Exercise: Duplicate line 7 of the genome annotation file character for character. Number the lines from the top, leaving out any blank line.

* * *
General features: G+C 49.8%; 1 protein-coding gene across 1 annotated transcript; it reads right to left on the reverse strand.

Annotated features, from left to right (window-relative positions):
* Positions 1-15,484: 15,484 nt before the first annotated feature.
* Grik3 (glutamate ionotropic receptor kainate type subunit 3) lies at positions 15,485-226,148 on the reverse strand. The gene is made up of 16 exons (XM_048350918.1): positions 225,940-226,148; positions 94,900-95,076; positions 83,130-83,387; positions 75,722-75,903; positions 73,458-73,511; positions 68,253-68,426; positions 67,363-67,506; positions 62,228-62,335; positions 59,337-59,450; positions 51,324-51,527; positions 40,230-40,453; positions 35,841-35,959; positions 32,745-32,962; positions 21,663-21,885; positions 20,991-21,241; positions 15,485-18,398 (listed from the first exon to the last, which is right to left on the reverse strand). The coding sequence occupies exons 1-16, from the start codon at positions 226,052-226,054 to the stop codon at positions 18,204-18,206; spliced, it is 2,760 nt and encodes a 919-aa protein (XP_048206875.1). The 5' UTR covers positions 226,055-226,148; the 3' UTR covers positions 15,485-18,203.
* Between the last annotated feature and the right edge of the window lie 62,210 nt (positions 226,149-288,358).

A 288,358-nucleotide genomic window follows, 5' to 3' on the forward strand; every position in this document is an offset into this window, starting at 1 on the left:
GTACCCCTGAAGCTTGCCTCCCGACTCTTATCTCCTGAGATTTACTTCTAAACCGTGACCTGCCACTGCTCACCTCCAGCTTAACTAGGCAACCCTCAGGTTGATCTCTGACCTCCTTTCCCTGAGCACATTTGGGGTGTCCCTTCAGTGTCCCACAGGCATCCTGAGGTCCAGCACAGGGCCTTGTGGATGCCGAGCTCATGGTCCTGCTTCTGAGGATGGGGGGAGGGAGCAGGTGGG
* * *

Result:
GTACCCCTGAAGCTTGCCTCCCGACTCTTATCTCCTGAGATTTACTTCTAAACCGTGACCTGCCACTGCTCACCTCCAGCTTAACTAGGCAACCCTCAGGTTGATCTCTGACCTCCTTTCCCTGAGCACATTTGGGGTGTCCCTTCAGTGTCCCACAGGCATCCTGAGGTCCAGCACAGGGCCTTGTGGATGCCGAGCTCATGGTCCTGCTTCTGAGGATGGGGGGAGGGAGCAGGTGGG